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Life-saving surgery – on the back of a truck

Wednesday, 21st April
A rainy and very cold day. Since early morning, the traffic had hardly moved at all – our luck to be caught up in road works that necessitated all of the lanes being closed and then re-opened every few metres along the way.

In a 12-hour period, we had travelled just a few miles and Boris, our rescue planner, told us to expect another day at least to be added on to our trip. Anne and Jude from Australia made us laugh when they said that if this had been in Oz, blood would have been spilled by now, after hours of frustrated road rage. But here the attitude was patient and calm, with opportunist entrepreneurs popping up seemingly out of nowhere, weaving their way through the traffic, and selling hot water and pot noodles to hungry and thirsty drivers who were waiting for the road to clear.

Olive was worse. By 11am she was clearly in terrible discomfort – panting and foaming at the mouth, eyes wide and worried. Here she is on the farm and on the road:

We were certain that, before we'd arrived at the farm, the farmers had wrenched the catheters from the bears’ abdomens, causing goodness knows what pain and damage inside. Heather decided to anaesthetise Olive and have another look with the ultrasound machine to determine whether something was obviously wrong. A full surgical/medical and "crash" kit had been loaded and the bear was now anaesthetised in her cage. 

Once a sleeping Olive was lying on her back, Heather felt her abdomen, which was unusually warm and dripping with bile through the fistula cut into her gall bladder. A metal wire also poked crudely through the hole. For now, sleeping gently, she was no longer in pain – but how many weeks, months, years on the farm had she suffered?

At one point, I heard Heather say that our girl was a boy – his true sex understandably missed amongst the chaos of the initial health-checks as we worked into the dark. And so Olive quickly became Oliver. Vet Monica later explained that this boy's testicles had not dropped But the smile on our faces didn't last long as pus began seeping from Oliver's fistula and his abdomen remained lumpy and hot.

A decision was made to get this bear to the nearest hospital so that we could ask them for an oxygen tank in order for Heather and Monica to perform what could now be life-saving surgery. Within seconds, Rainbow, our China PR manager, had contacted the local police for help and a whole new amazing episode to this story unfolded as the police cars arrived with sirens wailing, helping us out of the traffic jam and on to the hospital in the nearest town.

Shanxi was Boris’s family’s home province – perhaps in itself a good omen, and one that saw the head of the hospital and his team pulling out all stops to help us now.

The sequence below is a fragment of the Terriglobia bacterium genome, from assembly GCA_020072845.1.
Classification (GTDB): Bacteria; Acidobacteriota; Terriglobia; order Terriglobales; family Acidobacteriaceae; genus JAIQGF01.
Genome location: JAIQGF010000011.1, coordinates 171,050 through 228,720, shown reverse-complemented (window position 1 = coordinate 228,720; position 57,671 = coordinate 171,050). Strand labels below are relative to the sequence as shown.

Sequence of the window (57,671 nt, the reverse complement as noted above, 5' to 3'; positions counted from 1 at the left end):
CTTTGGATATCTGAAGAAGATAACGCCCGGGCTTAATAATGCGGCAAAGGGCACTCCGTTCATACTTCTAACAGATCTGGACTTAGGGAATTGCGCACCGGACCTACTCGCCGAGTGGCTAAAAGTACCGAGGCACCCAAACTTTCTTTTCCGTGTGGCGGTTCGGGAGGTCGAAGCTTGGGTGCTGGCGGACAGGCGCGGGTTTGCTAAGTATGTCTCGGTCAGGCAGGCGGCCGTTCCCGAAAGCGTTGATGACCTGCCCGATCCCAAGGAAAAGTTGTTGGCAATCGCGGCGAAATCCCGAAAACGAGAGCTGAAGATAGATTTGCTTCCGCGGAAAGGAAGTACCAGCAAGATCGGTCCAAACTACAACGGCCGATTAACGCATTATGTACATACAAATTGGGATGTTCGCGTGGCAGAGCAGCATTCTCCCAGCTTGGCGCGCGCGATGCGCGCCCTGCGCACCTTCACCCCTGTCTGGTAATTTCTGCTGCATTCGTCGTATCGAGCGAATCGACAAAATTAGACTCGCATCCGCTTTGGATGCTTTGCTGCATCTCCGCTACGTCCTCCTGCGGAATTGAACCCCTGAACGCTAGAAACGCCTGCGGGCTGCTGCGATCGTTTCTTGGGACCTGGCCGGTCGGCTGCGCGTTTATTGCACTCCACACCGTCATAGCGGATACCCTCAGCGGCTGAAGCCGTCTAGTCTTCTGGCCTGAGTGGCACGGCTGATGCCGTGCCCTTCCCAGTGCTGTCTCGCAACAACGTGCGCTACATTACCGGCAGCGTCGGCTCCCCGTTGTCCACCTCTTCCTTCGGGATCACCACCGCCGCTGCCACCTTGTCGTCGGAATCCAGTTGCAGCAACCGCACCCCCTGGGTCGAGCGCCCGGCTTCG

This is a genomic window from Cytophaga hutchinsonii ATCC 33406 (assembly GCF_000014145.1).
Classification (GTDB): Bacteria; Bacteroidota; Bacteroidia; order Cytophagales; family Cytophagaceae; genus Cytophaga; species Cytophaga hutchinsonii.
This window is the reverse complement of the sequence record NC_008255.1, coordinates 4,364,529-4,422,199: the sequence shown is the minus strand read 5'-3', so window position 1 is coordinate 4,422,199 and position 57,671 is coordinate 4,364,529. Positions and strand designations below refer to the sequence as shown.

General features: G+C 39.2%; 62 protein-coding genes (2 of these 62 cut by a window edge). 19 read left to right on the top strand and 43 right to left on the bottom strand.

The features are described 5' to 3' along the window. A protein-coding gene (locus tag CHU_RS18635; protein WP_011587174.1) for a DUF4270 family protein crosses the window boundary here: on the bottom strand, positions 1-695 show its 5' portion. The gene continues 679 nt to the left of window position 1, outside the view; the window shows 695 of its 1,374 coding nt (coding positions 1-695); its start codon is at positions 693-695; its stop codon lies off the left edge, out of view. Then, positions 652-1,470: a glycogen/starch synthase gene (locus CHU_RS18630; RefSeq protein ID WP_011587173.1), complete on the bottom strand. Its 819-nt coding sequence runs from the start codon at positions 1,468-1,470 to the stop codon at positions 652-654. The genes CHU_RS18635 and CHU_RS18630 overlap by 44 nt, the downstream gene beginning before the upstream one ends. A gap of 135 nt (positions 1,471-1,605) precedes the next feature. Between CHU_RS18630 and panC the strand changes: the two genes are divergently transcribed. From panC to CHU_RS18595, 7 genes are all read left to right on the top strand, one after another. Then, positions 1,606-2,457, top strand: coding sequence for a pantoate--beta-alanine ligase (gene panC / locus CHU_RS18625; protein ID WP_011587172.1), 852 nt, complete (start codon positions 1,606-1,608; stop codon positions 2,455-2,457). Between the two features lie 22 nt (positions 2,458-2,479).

As we arrived outside the hospital, the doctors were waiting at the entrance with the oxygen cylinder – along with half of the hospital staff and a growing number of onlookers from the street.

The Public Security Bureau and Traffic Police were also superbly kind and helpful, controlling the crowd and enthusiastically offering any help and resources they could. Rainbow and Sailing patiently explained to the crowd why we there, while Oliver slept on, his body surrounded by hot water bottles, and warm woollen mittens, knitted by our kind supporters, on all four paws. 

Four hours later, Heather and Monica had the gall bladder out. Almost immediately, Oliver's heart rate and blood pressure dropped from dangerously high levels and, even in sleep, he was a much happier bear. Heather asked if I'd like to cut inside this thickened and compromised organ. After about 40 minutes of hacking through unusually tough flesh which, over the years, had slowly tried to wall off this foreign object and had stuck to it like glue, there was the instrument of torture.

A large spiral metal disc with a hole through the middle where a catheter had once been fed through, before exiting out of the abdomen. A metal wire that presumably had been used to pin the disc to the gall bladder – with the sum total of this instrument of torture showing just why this poor bear had been in so much pain. 

The local TV station arrived to hear Rainbow and Sailing talk about this and about the whole practice of bear farming, and we were then greeted by the Head of the Hospital’s mother (in her wheelchair) who said she was delighted to help. We asked the crowd if they would ever buy bear bile now, and were met with a resounding "No".

By 7.30pm, after we'd thanked everyone profusely for their caring and help, Oliver was waking up in his cage and doing so much better than hours before. As a 30-year-old bear, he has virtually nothing on his side in terms of capacity to heal, but we are all keeping fingers and toes tightly crossed, hoping for even just a few weeks in a garden which would give this poor creature at least some chance to behave like a bear. For the second night running, I think a few quiet prayers were said by the team.

Poor Boris was now dealing with another headache – one of our three hired bear trucks had just broken down. Before he said anything, we knew that this too meant hours of delay and returned to our buses to catch up on emails and sleep, and where Sailing would once again bring hot vegetable buns to keep everyone warm and well fed in the night.

To read more about these brave bears and the rescue, and to see film footage and more photos, please click here.

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